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UCU strike continues: set dates for next national action
University and College Union (UCU) strikers have determinedly fought to keep the pensions strike going.
This will be a huge blow to the university bosses who were already on the back foot - and it is an indication of a union being transformed, rapidly growing and emboldened by action, with a membership that expects their union to be democratic and combative.
The offer by Universities UK (UUK) has been rejected by branches and the union's higher education committee. Dates need to be set for the next wave of national action and until then support should be built for the strike. Here are some reports of the struggle so far.
UCU's industrial action to defend the pensions of university staff, including lecturers, researchers and administrative staff, enters its fourth day. Thousands of workers at universities across the UK have gone on strike, many for the first time. Membership of the UCU has rocketed since the start of strike action.
The response of university bosses, whose huge pay packets have made headlines recently, and UUK, the body responsible for administering the 'USS' pension scheme, has been appalling and dismissive, driving many new workers into the union and onto the picket lines.
A massive victory was gained at the University of St Andrews where bosses threatened their staff with docking 100% pay for action short of a strike. A letter from the vice-chancellor to staff threatened the cancellation of initiatives aimed at improving the representation of women and minorities in the university should the pension scheme remain intact. The outrage among staff was palpable.
The letter drove more staff onto the picket lines and a large-scale campaign among university students and alumni, along with a refusal of the staff to be bullied, pushed management back. They now state that they will not dock pay in response to action short of a strike and have backpedalled on their threats to diversity initiatives.
Laurel Fogarty, UCU striker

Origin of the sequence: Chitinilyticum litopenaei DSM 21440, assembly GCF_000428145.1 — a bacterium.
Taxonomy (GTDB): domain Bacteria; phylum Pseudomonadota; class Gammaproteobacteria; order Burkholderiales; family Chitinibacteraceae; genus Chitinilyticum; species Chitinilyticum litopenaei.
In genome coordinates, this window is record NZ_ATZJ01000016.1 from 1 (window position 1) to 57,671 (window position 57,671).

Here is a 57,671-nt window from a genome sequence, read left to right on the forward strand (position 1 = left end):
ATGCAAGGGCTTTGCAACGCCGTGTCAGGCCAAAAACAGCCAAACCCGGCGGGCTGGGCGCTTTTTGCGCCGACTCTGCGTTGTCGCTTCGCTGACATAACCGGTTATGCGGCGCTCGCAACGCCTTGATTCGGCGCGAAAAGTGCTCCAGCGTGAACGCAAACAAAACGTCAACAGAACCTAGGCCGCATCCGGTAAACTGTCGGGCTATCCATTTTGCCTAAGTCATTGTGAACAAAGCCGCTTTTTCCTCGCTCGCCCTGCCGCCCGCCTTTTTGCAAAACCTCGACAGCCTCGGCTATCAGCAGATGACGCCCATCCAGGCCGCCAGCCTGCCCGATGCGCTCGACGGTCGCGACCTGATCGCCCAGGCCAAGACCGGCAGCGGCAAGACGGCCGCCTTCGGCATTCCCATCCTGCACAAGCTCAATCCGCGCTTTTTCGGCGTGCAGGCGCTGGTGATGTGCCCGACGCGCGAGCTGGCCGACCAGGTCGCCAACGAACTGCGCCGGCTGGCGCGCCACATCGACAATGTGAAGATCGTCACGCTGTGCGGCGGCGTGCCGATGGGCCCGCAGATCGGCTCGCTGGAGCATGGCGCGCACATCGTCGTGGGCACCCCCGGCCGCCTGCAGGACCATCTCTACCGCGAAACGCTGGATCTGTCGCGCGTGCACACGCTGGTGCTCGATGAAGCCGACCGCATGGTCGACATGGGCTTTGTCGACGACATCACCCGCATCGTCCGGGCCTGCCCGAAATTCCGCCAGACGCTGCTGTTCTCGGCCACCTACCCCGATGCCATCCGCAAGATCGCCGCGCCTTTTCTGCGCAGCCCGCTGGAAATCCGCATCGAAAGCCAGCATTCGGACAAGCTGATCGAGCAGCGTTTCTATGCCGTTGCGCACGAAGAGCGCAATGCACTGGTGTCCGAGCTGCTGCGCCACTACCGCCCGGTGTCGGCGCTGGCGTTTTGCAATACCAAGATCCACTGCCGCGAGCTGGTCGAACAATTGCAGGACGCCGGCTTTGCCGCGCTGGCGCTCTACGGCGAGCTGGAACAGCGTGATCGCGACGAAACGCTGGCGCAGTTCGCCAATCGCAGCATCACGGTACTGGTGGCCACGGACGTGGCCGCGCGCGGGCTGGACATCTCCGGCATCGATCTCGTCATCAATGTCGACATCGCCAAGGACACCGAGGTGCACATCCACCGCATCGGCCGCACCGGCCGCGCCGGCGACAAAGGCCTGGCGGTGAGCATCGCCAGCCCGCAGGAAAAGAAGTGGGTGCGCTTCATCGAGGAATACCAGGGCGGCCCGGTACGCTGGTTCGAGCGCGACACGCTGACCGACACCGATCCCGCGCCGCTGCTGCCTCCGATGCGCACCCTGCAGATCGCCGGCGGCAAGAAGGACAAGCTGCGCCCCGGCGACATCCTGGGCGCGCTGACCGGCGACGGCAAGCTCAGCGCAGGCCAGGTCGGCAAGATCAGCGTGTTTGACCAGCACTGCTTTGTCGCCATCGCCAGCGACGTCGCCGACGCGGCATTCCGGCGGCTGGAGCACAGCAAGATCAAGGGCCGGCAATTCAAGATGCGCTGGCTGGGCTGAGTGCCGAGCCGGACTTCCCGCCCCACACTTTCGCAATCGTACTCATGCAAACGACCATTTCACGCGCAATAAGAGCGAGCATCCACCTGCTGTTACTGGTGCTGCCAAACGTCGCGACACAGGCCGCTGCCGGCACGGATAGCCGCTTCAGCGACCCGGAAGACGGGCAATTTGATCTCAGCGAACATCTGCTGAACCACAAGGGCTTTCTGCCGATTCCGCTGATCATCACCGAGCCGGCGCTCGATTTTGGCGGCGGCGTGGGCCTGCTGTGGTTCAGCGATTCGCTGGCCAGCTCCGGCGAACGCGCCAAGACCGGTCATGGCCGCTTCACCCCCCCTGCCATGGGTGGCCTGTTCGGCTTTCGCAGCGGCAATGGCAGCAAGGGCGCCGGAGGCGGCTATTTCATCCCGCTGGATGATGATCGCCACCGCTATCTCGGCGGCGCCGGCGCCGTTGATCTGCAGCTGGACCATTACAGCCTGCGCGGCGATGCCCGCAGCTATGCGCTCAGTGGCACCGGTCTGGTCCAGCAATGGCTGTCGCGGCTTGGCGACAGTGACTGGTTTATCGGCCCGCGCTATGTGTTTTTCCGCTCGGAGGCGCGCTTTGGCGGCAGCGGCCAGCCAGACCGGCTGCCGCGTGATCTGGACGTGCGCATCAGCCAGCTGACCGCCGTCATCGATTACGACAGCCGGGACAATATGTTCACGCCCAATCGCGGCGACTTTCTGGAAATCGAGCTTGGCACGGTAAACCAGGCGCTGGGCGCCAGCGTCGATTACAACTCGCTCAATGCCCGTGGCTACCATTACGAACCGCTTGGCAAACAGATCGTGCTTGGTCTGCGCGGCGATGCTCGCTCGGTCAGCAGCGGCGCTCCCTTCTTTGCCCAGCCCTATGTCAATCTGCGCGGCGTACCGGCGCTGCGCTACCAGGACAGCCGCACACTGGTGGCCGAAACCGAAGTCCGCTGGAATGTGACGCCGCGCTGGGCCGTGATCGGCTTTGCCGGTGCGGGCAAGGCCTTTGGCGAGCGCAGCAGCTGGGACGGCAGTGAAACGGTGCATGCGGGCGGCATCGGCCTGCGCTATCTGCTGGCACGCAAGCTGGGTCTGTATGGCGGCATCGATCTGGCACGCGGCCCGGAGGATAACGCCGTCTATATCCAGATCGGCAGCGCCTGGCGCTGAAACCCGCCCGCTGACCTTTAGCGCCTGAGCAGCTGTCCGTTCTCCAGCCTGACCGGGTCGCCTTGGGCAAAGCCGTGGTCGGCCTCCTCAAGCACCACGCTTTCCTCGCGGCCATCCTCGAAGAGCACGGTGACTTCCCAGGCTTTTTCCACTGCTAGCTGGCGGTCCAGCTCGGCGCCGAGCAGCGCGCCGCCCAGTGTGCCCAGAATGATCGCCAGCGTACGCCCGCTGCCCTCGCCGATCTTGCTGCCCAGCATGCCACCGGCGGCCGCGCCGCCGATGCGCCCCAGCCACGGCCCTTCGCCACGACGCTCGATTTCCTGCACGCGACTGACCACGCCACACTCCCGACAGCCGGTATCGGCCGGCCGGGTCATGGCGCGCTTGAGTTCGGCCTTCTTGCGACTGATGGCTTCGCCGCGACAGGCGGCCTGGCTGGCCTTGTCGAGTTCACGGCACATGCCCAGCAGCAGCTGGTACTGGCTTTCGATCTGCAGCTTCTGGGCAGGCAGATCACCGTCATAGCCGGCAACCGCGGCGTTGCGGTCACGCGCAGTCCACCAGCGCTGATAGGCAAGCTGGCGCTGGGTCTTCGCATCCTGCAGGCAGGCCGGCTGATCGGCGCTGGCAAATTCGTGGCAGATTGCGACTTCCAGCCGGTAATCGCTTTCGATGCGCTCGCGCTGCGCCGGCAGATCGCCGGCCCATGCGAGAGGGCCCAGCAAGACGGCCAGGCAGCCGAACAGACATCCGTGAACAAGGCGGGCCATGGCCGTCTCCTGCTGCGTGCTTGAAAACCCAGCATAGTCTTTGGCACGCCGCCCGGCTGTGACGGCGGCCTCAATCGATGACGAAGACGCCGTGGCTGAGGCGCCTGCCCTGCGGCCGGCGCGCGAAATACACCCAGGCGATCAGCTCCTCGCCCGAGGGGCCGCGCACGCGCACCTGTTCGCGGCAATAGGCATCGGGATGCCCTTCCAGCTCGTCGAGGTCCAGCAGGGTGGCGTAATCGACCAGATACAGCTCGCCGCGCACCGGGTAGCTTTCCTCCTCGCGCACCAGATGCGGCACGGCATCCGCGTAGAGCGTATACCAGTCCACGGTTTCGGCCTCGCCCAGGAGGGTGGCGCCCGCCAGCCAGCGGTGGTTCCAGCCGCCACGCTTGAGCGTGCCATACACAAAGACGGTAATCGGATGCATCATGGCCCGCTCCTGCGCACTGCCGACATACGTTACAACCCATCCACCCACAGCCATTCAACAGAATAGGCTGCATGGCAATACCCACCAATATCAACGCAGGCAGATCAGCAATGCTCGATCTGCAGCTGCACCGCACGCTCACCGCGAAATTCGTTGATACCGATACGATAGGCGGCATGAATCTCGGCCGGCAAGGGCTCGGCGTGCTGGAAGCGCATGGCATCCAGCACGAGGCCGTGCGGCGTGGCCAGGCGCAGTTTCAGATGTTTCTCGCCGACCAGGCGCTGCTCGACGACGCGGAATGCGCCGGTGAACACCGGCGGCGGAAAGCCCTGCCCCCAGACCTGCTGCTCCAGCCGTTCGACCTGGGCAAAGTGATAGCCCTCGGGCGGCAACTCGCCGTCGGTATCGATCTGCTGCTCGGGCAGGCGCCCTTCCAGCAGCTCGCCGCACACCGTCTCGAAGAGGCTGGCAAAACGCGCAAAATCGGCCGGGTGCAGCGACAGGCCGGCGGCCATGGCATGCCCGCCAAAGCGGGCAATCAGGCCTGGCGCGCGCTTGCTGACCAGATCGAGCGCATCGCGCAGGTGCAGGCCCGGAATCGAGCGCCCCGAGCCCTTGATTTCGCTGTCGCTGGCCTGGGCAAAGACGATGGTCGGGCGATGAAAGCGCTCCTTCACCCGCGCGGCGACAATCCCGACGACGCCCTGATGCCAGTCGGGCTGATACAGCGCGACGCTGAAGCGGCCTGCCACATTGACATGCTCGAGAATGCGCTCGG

Around 200 striking UCU members, students and other strike supporters assembled at the University of Liverpool Guild of Students building on 8 March before marching through the city in a tremendous display of strength, solidarity and determination in their struggle against vicious cuts to university staff pensions.
The marchers were greeted by a chorus of car horns as they made their way through the town centre from taxi drivers, bus drivers and even one man driving a Bentley!
Socialist Students and Socialist Party members attended the march, dishing out leaflets and selling copies of the Socialist.
The strike is enjoying massive support from students, the Liverpool community and the wider trade union movement, as shown by how Communication Workers' Union postal workers have refused to cross picket lines by delivering mail to the university, forcing staff to collect the mail themselves from the post office depot!
Jack Yarlett, Liverpool Socialist Students
From 5 to 7 March, students occupied part of the administrative floor of the Fielding Johnson building at the University of Leicester. It was one of many student occupations across the country in solidarity with striking lecturers and academic staff united in the UCU, fighting cuts to their pensions.
Alongside this, students at the University of Leicester were fighting back against the appointment of David Willetts as the new chancellor of the university. Willetts is the Tory ex-minister for universities, who oversaw the tripling of tuition fees from £3,000 to £9,000 a year.
Despite initial difficulties with security and administrative staff, students managed to secure the occupation and clear the offices, with great support outside from striking UCU staff and other students. After several hours of protest the management was forced to meet with students.
The meeting was held, attended by democratically chosen delegates from the occupiers. However the concessions offered were unsatisfactory to the students and UCU alike. The vice-chancellor refused to change his position on the appointment of Willetts, and attempted to defend his despicable voting record on LGBT+ rights and his atrocious actions over tuition fees. Students wouldn't take no for an answer and voted to extend the occupation.
Under pressure a meeting was agreed with David Willetts present where all staff and students were welcome to question him and openly discuss his appointment as chancellor. Alongside this, management agreed that the process by which the next chancellor is chosen needs to be changed to a democratic one, and to take steps towards this goal.
But management failed to address the concerns that students raised regarding David Willetts, maintaining support for his appointment. They also completely failed to come out in support of striking UCU lecturers.
Therefore we are continuing the fight against Willetts, against cuts and against the marketisation of education.
Taran Spivey, Leicester Socialist Students
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